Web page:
If one wants to insist that there is a "sense of right and wrong" to be accounted for, then I ask such a theorist to explain what right and wrong is and how the capacity to sense it works.

We know how the sense of vision works. We know how the sense of hearing works. We even know how the sense of direction works.

How does this sense of right and wrong function? If there really is such a thing, tell me where I can find it.

Eneasz said...

Placebo -

Also, can a child stranded on an island, living in isolation, develop "morality"?

I consider this similar to asking if such a child could develop baseball (or some other team sport). It's not physically impossible, but if the child doesn't know that other people exist, how would this ever come about?

Morality is mainly about how we treat other people. Without other people around, I don't think morality would ever develop.

Just MHO tho.

Empedocles said...

Virtue ethics require a foundation of teleology. However teleology was eschewed by philosophers when the Aristotelian apparatus of functions, virtues, and ends became suspect. However, teleology is again acceptable to contemporary philosophy because it has been naturalized, i.e., explained in purely natural terms. For example, Millikan uses Darwinism to provide an account of proper function-- to have a feature as a proper function requires that the item was copied from previous ancestors (the way our genes are copied from our parents’ genes for example, or that manufactured items are copies of a prototype) and that it was selected as opposed to other things because it did this thing. And so a hammer has driving nails as a function because it was its ability of its ancestors to drive nails by possessing some particular shape and hardness that caused this hammer get its shape and hardness through our copying these features from its ancestors in manufacture. Similarly, hearts have pumping blood as their function because it is due to that fact that its ancestors pumped blood that has helped account for proliferation of the genes responsible for making hearts.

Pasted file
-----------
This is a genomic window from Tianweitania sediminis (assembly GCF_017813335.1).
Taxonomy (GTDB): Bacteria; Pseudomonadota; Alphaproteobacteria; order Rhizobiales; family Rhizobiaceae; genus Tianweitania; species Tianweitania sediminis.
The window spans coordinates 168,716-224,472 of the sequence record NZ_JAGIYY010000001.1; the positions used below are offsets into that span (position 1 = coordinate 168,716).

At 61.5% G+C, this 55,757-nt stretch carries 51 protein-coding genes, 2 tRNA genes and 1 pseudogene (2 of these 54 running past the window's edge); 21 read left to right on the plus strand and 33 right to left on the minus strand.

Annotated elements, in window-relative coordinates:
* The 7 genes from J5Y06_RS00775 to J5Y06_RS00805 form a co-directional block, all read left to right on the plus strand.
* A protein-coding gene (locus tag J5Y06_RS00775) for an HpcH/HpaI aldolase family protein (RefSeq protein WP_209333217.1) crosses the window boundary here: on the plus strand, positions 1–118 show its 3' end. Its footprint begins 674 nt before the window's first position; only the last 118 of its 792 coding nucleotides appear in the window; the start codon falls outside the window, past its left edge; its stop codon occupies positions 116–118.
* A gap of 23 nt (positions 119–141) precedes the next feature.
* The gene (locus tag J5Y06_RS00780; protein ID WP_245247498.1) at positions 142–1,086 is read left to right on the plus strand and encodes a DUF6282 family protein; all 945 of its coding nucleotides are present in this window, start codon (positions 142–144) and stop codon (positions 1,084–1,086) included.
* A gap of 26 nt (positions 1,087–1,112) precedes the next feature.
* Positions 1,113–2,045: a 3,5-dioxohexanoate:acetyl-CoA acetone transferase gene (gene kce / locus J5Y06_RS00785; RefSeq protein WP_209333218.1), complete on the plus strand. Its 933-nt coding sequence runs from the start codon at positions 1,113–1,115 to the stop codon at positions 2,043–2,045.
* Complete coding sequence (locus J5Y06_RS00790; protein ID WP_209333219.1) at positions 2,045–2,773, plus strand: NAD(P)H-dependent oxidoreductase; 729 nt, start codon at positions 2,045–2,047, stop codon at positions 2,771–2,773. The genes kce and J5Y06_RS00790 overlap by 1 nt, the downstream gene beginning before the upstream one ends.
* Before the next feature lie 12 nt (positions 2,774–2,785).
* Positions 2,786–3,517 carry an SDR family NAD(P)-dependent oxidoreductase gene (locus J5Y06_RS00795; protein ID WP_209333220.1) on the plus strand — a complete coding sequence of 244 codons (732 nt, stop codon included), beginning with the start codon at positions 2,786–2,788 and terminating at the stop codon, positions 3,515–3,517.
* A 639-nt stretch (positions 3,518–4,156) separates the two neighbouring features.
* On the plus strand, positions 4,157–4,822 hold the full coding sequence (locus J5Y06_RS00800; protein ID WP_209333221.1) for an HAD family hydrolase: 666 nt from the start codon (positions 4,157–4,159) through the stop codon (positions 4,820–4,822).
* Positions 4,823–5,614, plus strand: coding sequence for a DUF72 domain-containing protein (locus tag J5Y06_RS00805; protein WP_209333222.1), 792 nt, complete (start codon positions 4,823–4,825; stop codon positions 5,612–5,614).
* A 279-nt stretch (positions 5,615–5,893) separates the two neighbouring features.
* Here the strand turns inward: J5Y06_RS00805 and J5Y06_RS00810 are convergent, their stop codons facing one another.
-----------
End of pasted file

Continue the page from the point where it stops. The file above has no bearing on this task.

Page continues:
We can use Millikan's naturalistic account of function as a foundation for a neo-Aristotelian naturalized virtue ethics. Whenever something has a function it has certain properties that allow it to perform this function. These properties are the excellences or virtues of the object. It is the possession of these features that make the object a good instance of its type of thing. And so hammers for example are good if they possess the features that allow it to perform their function of driving nails: its shape, its hardness, resiliency, and so forth.

Human behavior has functions as well, and just as in the case of manufactured items or biological items, human virtue are the properties of behaviors that allow them to perform their function. For example, when people communicate facts to each other through the use of the indicative mood, the function of this behavior is to cause true beliefs in the one you are speaking to. In order for this behavior to succeed in performing its function normally requires that the speaker intend to produce true beliefs in the hearer, and the hearer to believe what is spoken to them. This is the nature of the social virtues of honesty and trust. Likewise, when someone tells another to perform some behavior by using he imperative mood, this behavior has the function of producing behavior in the listener. Normally the behavior in question benefits both the speaker and hearer (otherwise people would soon stop using the imperative mood). The attendant virtues of the indicative mood are magnanimity and obedience. These are what we might call “universal human virtues.” Vice results in the abNormal condition of intentionally spreading false beliefs contra the stabilizing proper function of the indicative mood (lying) and using the imperative mood to command someone to do what is not in their best interest (ill will). On the consumer side we have refusing to believe what is true (cynicism?), and refusing to do what is in ones best interest (spite? stubborness?).

The same applies to any case of human cooperation, regardless of culture, there will be attendant human virtues. There are other virtues that we might call "cultural virtues" which relate to a specific culture. A culture existing in an environment with scarce resources might value frugality more than one blessed with plenty, for instance. Or one with a history of being invaded by foreign powers might come to value bravery and other martial virtues over a culture that is secure in its safety.